I cannot think of a better name for a community of men following Jesus than “Warriors of Grace.” The Holy Spirit through the Apostle Paul in the final chapter of his letter to the local church in the city of Ephesus some 2,000 years ago, describes those who want to follow Jesus as His warriors needing to be equipped with a strange and wonderful armor, all of which is provided by the grace of God.
How do we know that? A wonderful hint in another of Paul’s letters—this one sent to Pastor Titus and his congregation on the island of Crete—stands ready to be read, studied, memorized, meditated on, and used to gain ground in the spiritual battles of the life intentionally following Jesus.
Titus 2:11 NKJV reveals, “…the grace of God that brings salvation has appeared to all…” Salvation is the helmet that protects the mind and life and effectiveness of the Ephesians 6 warrior. Titus 2:11 NKJV reveals the origin of the armor—the grace of God. So, anyone who is first recruited and then enlists to follow General Jesus is also supplied the necessary armor to serve well by Him personally. Jesus IS the grace of God that brings the helmet of salvation to each of His warriors as a gift to be treasured and deployed rather than put on a shelf and admired.
The other 45 verses of Paul’s letter to Titus are as equally revealing and valuable to the warrior of grace. Why? Paul was discipling Titus in this letter, summarizing and polishing Titus’ already impressive training under Christ’s Apostle to the Gentiles. Such a letter holds eternal value not just to Titus and the newborn church on Crete then, but for every local church in every time until Jesus returns.
A good place to begin as a warrior of grace is to settle in both heart and mind what it means to be a warrior, as Titus was, and what it means to work every day under grace. In Luke 14, Luke records Jesus referring to this spiritual discipline as counting the cost of following Him.
Titus himself is described in more depth than a casual reader of the New Testament might initially remember. Titus served as a close companion and comfort to Paul, as well as one of his closest confidants and most trusted allies and brothers in the service of Jesus Christ.
The opening of the letter to Titus leaves no room to speculate that Titus was a true and totally committed disciple of Christ who was personally led to the Lord and discipled by Paul (Titus 1:4). Galatians 2:3 reveals he was a Greek. But most of what we know comes from Paul’s second letter to the church in Corinth.
Titus was the kind of brother and friend whose presence invited and produced spiritual rest (2 Corinthians 2:13).
Titus was the kind of brother and friend who comforted others, especially when they were troubled (2 Corinthians 7:6).
Titus was the kind of brother and friend that was approachable, relational, and other Christians were able to encourage. He knew how to encourage others by giving them opportunities to help and bless him, and then was joyful and thankful when they did (2 Corinthians 7:13).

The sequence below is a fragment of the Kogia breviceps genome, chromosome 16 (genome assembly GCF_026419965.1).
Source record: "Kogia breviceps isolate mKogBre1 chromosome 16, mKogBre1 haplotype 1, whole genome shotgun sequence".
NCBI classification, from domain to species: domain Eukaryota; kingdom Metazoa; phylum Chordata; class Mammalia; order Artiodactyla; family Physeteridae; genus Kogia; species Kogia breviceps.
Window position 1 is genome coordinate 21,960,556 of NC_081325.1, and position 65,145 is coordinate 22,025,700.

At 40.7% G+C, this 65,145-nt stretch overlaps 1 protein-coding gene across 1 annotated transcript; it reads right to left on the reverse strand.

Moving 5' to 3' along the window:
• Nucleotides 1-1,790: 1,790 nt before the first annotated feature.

Titus was the kind of brother and friend that listened to others well, was able to discern truth from lies and error, having had received the kind of love of the truth that Paul described in 2 Thessalonians 2:10 as being characteristic of those who are truly saved (2 Corinthians 7:14).
Titus was the kind of brother and friend who actively and gracefully and effectively discipled others, even when it was difficult (2 Corinthians 8:6).
Titus was the kind of brother and friend who genuinely and actively cared for other people (2 Corinthians 8:16).
Titus was the kind of brother and friend Paul considered a partner in ministry and a co-worker who shared his primary goal in life, which was to please and glorify Christ (2 Corinthians 8:23).
Titus was the kind of brother and friend who did not take advantage of others and led a transparent, holy life (2 Corinthians 12:18).
Paul wrote to another one of his deployed disciples, Timothy, that every verse of God’s Word—including his descriptions of Titus in 2 Corinthians—was and remains profitable for knowing what is right (doctrine), what is wrong (reproof), how to get right with God (correction), and how to stay right with God (instruction). That can be found in 2 Timothy 3:16.
For our purposes here, the next verse is vital. Why are those verses describing Titus important to our knowing God and staying in His good graces? So that the man of God, or warrior of grace, “may be complete, thoroughly equipped for every good work” (2 Timothy 3:17).
That brings us full circle until next time, when we will take a close look at the environment Titus lived in on Crete, as a man of God and warrior of grace. It might be more like your environment than you imagine.
Until then, I encourage you to examine yourself to see if you are living out the faith Titus did, Paul admired, and the Holy Spirit has perfectly preserved as an example for us to follow as we live. Paul believed that was a way to be assured of God’s saving power in us, as he wrote in 2 Corinthians 13:5.
“Test yourselves,” he wrote. One way to do that is to let the verses describing Titus in this article be the questions you ask about your own life. Would your wife say the verses describing Titus also describe you? Would your children say so? Would your neighbors, co-workers, and friends say so? Do you live like Titus did, who followed Paul’s example, who followed Christ’s example?